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Authors: Peter Doyle

The Big Whatever (27 page)

BOOK: The Big Whatever
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It's the bardo out here. But it's right for me. I had some dues to pay, and I'm paying them.

It's been maybe six months since I came off the shit in the rat motel. I began writing this the day after my memory started coming back, and I've been working on it three solid months.

Everything I've written here is true. More or less. Allowing for a certain poetic license, you understand. You've got to do that. But it's true in the important sense.

Some of what's here you alert students of villainy will already know from news stories, magazine articles, TV shows, even perhaps that shitty series the Fop eventually wrote in the
Daily Earth News
. But hearken, my young seekers, there's plenty here that is not known to a living soul but me.
And now you, of course. As for the places and dates, they're mostly accurate. And the characters are all real, even if I had to rearrange their faces, give them all another name. Well, rearrange
some
faces, give
some
of them a new name. Maybe not all. License, dig?

Cathy. Oh, brother. Cathy. Everything I said about her is true. But there was more to her, more than I could write, and no one has aired it. When Cathy said she was doing the dope thing for “our side,” that wasn't shit. She bankrolled a string of child-minding co-ops in inner Melbourne, set up a refuge for runaway kids too, got guitar players to come down, teach the kids to strum and pick. Got Denise and her mates to run writing classes. Introduced a bunch of people to one another, set up a newsletter for down and outs. Her politics were genuine, and whatever she did, however fucked-up, there was always an element of higher purpose in it. No one knew how much useful stuff she was behind, because she didn't broadcast her involvement.

I could go on. No one in that scene had the vision or drive or ambition that she had. She was a crazy chick all right, was Cathy. A
true
revolutionary. Nothing that's been written has given her the credit she deserves. Denise, the ‘heiress revolutionary,' was a sweet chick, sure. But Cathy was the real Ned Kelly, Frankie Gardiner, Jesse James and Che Guevara of our push. And, facing facts, maybe the love of my life. But she's gone, comrades.

Johnny Malone. Billy. Whatever. Old comrade. I left you in the lurch. In hock to the Big Man, the Greeks, some crime czar creep or other. I hope this tale reaches you. If so, I know the question you're asking. Answer: Yeah, this is me, right enough. Brother, you want proof that this is good old you-know-who? All right then:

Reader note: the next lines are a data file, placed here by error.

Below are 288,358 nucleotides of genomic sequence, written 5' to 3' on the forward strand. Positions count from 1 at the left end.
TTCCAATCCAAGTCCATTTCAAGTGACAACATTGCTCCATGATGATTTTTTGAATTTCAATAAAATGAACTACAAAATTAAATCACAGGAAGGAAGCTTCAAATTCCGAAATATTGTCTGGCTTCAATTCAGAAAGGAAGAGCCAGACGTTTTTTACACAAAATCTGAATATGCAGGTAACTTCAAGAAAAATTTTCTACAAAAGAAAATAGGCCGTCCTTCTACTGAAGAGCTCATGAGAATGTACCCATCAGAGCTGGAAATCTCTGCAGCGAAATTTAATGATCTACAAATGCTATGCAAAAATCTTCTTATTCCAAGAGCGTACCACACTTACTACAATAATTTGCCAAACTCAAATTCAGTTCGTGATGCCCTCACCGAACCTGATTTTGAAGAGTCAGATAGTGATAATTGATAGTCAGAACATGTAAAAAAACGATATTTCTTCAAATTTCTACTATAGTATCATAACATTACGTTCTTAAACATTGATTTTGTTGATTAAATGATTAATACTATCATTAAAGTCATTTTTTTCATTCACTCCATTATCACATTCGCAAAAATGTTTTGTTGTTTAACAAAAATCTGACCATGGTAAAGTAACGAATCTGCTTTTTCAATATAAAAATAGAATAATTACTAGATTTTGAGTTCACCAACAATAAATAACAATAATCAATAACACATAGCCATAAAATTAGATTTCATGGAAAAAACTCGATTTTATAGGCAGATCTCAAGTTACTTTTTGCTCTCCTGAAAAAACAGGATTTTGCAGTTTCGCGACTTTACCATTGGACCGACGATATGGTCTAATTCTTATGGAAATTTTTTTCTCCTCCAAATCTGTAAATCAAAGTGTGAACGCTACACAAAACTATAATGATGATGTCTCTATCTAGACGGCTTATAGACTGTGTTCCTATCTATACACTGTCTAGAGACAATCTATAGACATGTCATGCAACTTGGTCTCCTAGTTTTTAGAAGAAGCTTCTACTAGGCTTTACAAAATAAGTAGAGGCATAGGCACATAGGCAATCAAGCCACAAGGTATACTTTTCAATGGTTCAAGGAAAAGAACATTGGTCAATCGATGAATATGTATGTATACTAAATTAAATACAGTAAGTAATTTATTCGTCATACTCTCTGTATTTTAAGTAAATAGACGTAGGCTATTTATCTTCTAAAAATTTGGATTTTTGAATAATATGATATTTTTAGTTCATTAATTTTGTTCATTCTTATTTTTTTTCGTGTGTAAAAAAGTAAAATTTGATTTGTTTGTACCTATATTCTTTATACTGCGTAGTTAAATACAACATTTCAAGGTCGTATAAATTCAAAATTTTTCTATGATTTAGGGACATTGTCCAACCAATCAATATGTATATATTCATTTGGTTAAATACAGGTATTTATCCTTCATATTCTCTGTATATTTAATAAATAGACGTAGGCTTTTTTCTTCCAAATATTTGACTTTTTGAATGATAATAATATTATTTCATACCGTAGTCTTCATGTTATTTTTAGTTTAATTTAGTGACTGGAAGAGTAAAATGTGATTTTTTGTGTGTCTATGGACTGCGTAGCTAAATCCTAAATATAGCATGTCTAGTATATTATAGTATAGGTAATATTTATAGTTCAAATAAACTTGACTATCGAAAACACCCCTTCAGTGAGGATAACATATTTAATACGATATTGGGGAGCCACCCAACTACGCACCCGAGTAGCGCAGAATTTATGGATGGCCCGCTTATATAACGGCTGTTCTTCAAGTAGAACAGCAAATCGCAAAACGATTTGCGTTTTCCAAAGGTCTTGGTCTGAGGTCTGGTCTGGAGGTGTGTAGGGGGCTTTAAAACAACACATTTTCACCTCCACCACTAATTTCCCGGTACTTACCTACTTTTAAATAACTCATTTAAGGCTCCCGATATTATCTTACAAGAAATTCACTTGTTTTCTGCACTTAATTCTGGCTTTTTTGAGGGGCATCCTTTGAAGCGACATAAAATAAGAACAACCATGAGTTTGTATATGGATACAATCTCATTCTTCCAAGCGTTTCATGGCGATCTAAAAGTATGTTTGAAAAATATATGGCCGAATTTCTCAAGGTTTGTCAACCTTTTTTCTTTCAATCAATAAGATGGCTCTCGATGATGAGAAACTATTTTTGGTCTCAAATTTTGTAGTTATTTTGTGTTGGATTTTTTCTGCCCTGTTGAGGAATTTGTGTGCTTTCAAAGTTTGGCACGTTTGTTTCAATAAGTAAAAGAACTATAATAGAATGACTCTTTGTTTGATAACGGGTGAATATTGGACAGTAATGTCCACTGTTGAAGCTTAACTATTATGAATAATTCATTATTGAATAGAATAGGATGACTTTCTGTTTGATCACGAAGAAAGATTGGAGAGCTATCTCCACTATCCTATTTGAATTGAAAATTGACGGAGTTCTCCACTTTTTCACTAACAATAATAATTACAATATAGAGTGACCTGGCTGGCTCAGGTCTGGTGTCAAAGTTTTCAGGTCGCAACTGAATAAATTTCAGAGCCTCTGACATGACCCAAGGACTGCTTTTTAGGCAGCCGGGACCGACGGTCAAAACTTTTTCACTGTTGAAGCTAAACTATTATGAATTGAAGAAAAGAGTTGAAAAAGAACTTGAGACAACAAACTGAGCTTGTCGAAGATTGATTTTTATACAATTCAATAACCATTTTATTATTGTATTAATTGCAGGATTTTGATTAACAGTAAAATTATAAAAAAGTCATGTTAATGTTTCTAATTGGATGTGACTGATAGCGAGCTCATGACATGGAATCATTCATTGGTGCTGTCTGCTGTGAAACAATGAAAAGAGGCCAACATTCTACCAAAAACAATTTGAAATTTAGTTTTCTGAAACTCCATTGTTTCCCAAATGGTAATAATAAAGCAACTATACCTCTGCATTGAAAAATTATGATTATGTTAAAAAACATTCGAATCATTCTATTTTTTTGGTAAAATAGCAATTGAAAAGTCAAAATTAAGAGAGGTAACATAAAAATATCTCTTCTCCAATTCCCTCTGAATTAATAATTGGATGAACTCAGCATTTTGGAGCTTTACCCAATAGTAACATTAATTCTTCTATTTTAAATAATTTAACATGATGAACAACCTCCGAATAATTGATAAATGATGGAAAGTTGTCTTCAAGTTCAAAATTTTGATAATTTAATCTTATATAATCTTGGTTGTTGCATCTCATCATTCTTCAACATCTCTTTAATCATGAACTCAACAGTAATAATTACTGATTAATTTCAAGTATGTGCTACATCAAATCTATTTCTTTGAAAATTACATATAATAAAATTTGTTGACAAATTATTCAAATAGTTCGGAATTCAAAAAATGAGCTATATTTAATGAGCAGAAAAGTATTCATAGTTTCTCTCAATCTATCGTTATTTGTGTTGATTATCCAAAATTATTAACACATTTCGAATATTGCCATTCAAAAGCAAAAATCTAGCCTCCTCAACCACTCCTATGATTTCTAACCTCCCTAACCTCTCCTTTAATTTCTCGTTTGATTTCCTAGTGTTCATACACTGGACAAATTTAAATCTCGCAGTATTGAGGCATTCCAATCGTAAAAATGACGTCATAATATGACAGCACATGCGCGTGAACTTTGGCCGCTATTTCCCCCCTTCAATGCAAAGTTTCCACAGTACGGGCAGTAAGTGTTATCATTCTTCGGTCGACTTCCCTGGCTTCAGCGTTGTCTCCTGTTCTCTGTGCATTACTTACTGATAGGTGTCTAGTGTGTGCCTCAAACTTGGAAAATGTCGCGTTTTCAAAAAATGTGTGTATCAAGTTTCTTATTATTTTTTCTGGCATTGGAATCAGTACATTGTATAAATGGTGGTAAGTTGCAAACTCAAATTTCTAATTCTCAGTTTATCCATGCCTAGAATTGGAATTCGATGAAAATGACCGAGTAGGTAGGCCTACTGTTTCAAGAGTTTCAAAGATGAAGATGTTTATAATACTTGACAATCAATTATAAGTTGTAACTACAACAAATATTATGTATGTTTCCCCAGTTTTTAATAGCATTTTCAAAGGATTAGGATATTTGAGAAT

I know about the Skull Cave
. Maybe you're there right now.

A quick explanation, my rabidly curious young hepcats. My old comrade “Johnny Malone” has a secret hideaway right in the guts of Sydney. No one knows where, not even me.
It's his own personal Batcave, Weddin Mountains, Sherwood Forest, Hole in the Wall, Mount Olympus, bunker beneath the chancellery. All I know is a Chinaman is involved. He's always been pally with the celestials. That good enough for you, “Johnny”?

Me, I'm here in
my
hideout. Hiding in plain view, you might say. I'm not going anywhere. It's late. Very still outside. I'm all alone at midnight, when the lamps are burning low. I can hear a mutt barking somewhere miles away. I listen hard, I pay attention, I keep a close watch on this heart of mine. I'm developing my pictures. My mind a dark room.

So dig, brother, I want to make it right between us. I've done my time, and I want out of here.

But Barry is out there somewhere too. I can feel him. Circling.

So I'm here. I'm holding. Waiting. Got my treasure map. Got some money. Got my gun. Come and get me, Billy. We have business to conclude.

I drove a semi-double that Sunday. You get the cab for 24 hours, but only pay in for a single shift. The low pay-in is supposed to compensate for Sundays being so quiet. A little known fact about Sydney taxi driving: Sundays are a motza. No drunks. Little traffic. So more than half the Sydney cab fleet was off the road that day, and my competition was mainly students and new drivers. Plus Steve was radio operating. It should've been a good one.